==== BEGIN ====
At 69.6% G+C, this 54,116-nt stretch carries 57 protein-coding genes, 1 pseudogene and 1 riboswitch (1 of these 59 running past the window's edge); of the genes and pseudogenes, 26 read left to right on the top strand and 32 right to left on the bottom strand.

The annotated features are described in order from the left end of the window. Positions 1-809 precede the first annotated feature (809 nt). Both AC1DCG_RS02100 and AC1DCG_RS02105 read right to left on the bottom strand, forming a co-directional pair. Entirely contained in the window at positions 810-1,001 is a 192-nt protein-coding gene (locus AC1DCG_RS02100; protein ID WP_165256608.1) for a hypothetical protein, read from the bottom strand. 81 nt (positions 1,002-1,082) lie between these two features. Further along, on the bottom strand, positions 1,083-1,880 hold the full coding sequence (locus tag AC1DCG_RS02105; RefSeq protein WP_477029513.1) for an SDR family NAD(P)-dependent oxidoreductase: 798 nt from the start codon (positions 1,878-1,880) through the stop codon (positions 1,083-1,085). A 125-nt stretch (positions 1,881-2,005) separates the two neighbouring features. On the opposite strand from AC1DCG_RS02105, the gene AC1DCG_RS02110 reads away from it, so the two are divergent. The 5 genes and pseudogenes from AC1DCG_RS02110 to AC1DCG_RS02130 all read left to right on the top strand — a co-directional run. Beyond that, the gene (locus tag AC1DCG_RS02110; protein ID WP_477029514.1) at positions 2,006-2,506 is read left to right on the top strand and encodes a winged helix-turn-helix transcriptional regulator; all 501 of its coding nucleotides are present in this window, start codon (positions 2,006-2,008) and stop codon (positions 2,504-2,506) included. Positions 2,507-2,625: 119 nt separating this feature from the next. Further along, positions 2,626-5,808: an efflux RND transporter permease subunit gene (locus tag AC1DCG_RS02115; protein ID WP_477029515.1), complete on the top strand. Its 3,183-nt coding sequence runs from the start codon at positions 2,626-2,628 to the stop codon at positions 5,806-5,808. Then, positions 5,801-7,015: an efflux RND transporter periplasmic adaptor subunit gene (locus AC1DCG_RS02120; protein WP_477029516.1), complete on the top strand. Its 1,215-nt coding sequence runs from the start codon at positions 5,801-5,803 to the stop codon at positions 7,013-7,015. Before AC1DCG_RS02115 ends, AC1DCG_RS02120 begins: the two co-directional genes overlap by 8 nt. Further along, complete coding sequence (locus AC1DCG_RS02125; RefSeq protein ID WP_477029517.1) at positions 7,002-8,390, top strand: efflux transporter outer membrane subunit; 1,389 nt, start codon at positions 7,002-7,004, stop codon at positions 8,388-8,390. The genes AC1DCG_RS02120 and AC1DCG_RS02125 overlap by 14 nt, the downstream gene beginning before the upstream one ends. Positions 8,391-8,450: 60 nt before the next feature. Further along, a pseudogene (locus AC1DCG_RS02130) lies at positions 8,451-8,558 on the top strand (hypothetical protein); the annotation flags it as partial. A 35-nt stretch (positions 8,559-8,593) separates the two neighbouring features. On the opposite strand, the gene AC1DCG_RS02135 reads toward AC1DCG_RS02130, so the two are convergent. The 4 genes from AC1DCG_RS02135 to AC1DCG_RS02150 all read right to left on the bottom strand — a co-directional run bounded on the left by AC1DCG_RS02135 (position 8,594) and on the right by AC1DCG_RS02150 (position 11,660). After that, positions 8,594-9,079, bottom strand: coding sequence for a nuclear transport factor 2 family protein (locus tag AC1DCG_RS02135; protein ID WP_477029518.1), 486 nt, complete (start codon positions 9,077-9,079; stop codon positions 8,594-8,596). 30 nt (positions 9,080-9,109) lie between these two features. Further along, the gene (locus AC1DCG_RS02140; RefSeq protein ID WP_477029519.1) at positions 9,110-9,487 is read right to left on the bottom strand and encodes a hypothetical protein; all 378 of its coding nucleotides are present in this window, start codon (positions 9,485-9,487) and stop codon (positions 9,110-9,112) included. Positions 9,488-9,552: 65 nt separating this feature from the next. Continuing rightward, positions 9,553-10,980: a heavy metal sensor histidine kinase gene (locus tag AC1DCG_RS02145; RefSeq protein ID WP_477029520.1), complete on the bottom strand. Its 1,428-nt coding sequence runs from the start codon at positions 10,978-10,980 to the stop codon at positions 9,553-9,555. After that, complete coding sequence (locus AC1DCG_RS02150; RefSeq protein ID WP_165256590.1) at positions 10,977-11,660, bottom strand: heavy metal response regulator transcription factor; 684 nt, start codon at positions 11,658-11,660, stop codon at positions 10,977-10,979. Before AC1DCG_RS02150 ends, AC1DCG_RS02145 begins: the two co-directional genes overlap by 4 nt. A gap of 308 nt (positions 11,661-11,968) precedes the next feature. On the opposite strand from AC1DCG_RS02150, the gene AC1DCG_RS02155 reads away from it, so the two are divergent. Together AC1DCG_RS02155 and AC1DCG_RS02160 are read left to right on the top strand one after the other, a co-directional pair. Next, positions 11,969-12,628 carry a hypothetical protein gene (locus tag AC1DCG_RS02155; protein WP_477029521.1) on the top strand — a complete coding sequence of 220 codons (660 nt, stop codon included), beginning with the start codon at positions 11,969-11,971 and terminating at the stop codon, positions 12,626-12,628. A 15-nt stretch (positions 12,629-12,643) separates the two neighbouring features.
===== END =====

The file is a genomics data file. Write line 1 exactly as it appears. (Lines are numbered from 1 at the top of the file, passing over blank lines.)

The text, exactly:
At 69.6% G+C, this 54,116-nt stretch carries 57 protein-coding genes, 1 pseudogene and 1 riboswitch (1 of these 59 running past the window's edge); of the genes and pseudogenes, 26 read left to right on the top strand and 32 right to left on the bottom strand.